Blair also addressed the me-too nature of most communication firms’ positioning (see also: Schlock & Ho). In his post “The Impact of Creative Quality on Business Development Success” he argues that the reason ad agencies don’t advertise is that they have nothing differentiating to say. And when they are forced to pinpoint what makes them different, they usually claim it’s their creativity. This begs the question: Can anyone own the “More Creative” market position? Blair outlines a number of reasons why the answer to this question is no. While a creative campaign can get your firm noticed, he concludes that “… you cannot maintain a business development advantage if your claim of expertise is not rooted in something more meaningful and sustainable.”
You are already a specialist you just don’t know it.
Tim Williams is the author of “Take a Stand for Your Brand” and “Positioning for Professionals.” I had the pleasure of meeting Tim at a network event in Rome two years ago and have been following his Propulsion Blog ever since. Tim’s consultancy is “devoted to helping marketing firms create and capture more value.” And a lot of that has to do with getting them to stop trying to be everything to everybody. Like Blair, he urges marketing communication firms to drop the “full service” mentality and specialize.
He makes this case quite convincingly in his post “Why most ‘full service’ agencies are actually now specialist agencies”. Although 95% of marketing communication agencies describe themselves as “full service,” that’s not how clients are using them anymore. “According to research from the Association of National Advertisers (ANA), Fortune 500 companies have an average of 17 agency relationships. Not a single one of them have an actual ‘Agency of Record.’” The client no longer believes that one shop can be an expert on everything. So they have moved from an agency-of-record mentality to an agency-of-collaboration mindset. “...Even the small or mid-size agencies that still persist in developing and cultivating a “full-service” model actually have very few — if any — full-service relationships.” Tim concludes, “Clients understand that no one agency can be excellent in everything. It’s time for agencies to understand this as well.”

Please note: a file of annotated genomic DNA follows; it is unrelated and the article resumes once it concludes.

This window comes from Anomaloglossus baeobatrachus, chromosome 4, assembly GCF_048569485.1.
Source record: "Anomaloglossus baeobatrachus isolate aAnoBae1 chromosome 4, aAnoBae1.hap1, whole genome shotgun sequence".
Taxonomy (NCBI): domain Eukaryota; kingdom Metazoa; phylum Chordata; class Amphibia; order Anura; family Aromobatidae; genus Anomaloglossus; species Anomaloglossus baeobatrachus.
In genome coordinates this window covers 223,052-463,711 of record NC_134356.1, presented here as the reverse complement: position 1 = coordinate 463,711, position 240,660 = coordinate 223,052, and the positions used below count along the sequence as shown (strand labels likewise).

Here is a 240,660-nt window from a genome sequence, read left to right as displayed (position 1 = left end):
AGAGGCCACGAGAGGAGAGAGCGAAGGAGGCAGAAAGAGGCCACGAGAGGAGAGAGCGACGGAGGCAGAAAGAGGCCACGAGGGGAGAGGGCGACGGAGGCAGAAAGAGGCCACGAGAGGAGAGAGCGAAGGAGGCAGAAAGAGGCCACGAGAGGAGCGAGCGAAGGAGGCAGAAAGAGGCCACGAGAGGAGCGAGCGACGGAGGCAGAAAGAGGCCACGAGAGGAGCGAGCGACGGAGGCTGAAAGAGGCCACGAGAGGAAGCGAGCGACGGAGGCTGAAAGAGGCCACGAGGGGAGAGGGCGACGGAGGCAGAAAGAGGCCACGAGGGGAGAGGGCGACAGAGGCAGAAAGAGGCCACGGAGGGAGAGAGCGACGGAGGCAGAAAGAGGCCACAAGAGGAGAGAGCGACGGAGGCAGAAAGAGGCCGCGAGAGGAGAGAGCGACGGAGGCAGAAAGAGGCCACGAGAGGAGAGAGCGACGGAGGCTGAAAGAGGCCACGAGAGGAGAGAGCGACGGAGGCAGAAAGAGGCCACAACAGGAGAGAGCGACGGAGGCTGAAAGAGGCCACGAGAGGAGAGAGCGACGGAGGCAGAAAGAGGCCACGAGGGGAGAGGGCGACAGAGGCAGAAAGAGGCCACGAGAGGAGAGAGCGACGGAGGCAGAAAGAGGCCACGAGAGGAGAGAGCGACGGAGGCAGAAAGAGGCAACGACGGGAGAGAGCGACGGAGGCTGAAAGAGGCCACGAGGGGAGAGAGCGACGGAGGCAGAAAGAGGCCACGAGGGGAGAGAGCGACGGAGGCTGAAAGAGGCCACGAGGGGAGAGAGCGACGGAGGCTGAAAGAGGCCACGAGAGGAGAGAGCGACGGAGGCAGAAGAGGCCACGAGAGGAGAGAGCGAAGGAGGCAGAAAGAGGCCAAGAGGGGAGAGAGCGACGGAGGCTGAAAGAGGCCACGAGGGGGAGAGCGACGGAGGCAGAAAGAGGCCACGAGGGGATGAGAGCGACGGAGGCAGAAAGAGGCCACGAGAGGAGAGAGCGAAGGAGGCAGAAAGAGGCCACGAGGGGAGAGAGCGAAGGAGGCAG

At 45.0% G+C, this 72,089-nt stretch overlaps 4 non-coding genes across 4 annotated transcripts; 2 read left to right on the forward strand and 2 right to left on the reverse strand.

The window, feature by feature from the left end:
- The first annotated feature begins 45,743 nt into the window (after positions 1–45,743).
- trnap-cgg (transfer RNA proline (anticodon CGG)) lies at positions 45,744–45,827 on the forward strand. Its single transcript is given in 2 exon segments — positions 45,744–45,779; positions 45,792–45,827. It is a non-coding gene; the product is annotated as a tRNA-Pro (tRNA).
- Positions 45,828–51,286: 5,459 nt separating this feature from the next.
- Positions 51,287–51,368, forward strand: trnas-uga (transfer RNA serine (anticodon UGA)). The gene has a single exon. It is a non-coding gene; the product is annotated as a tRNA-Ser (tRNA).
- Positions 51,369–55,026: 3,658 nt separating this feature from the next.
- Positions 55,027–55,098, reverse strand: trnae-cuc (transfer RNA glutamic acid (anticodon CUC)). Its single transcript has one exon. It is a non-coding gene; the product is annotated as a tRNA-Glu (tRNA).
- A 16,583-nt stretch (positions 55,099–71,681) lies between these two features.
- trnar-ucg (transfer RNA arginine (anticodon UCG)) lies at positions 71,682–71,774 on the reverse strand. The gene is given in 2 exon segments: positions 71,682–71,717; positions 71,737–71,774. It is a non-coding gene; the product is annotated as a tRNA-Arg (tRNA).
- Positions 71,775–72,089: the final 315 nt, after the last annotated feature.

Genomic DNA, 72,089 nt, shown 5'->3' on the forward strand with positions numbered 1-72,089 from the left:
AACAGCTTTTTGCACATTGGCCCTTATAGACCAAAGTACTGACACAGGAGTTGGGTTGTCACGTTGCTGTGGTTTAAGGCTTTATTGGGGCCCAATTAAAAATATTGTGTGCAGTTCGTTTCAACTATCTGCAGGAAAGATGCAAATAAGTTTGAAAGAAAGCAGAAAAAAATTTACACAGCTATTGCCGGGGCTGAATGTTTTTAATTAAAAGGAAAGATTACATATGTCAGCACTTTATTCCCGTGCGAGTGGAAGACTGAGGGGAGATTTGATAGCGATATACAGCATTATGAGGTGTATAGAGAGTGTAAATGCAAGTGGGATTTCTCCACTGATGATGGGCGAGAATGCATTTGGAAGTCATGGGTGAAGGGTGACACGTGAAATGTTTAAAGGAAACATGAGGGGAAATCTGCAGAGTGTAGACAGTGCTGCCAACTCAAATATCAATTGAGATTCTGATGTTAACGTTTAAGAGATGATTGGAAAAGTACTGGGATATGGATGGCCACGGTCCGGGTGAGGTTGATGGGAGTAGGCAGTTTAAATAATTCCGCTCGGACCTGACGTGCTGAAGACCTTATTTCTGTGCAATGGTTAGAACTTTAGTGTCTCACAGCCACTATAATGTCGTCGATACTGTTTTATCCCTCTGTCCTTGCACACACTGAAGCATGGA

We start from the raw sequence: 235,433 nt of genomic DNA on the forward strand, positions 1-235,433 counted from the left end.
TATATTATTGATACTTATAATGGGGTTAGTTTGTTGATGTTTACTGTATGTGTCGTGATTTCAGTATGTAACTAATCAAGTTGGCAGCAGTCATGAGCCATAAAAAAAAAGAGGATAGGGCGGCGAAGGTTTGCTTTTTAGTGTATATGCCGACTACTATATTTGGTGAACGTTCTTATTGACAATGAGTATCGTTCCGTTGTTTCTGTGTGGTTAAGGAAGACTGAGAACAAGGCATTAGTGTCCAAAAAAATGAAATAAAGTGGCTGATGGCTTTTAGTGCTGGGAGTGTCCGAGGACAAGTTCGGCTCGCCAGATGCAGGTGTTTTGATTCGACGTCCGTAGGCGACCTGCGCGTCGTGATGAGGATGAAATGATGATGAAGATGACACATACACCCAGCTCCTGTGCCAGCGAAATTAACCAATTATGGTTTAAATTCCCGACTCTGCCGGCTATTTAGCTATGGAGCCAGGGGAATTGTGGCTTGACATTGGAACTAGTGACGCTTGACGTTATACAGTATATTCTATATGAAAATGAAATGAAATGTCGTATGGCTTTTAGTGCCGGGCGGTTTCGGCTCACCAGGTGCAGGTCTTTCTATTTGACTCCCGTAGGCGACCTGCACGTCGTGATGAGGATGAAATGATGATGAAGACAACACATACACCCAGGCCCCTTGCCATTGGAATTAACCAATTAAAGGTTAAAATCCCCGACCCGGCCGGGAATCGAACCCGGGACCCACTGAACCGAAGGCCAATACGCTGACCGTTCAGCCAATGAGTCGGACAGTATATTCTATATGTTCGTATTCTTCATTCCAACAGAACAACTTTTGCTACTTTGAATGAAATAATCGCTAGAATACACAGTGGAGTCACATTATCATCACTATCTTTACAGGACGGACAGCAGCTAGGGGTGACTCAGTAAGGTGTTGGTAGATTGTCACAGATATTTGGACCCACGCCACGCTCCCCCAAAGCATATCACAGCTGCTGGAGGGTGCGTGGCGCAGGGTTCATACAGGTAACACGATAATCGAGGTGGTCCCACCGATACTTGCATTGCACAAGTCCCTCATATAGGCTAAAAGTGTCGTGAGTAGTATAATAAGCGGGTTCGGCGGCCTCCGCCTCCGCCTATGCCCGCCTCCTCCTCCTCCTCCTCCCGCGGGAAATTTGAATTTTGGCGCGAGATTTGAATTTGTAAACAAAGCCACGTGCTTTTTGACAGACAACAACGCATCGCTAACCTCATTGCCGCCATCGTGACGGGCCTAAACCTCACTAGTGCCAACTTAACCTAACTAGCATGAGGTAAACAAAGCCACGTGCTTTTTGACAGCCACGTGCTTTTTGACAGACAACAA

The irony of the situation is not lost on Tim. In several posts about agency new business, he points out how marketing communication agencies are famous for advising clients on the need to move beyond the sales mentality and start positioning their brands, targeting their communication, and implementing “pull” marketing strategies with advertising. Yet when you look at how agencies promote themselves, it’s clear that very few advertise, target, have established a position, or even have a brand strategy in place. In fact, marketing communication agencies do precious little marketing and instead rely almost 100% on sales tactics like cold calling.
If you run or work for a marketing communications firm and are contemplating some work on your own position, you will save yourself a lot of time and frustration by checking out these resources before you start. And after you’ve read their blogs and white papers, do yourself and your brand a big favor: Outsource the project to someone outside the jar.
Sean Duffy spent 18 years with ad agencies in Boston, San Francisco, Copenhagen, and Stockholm before founding The Duffy Agency, an international ad agency, in 2001. Sean is director of TAAN Europe and a regular guest lecturer at the Lund University School of Economics. He is also a blogger, Twitterer and is on LinkedIn.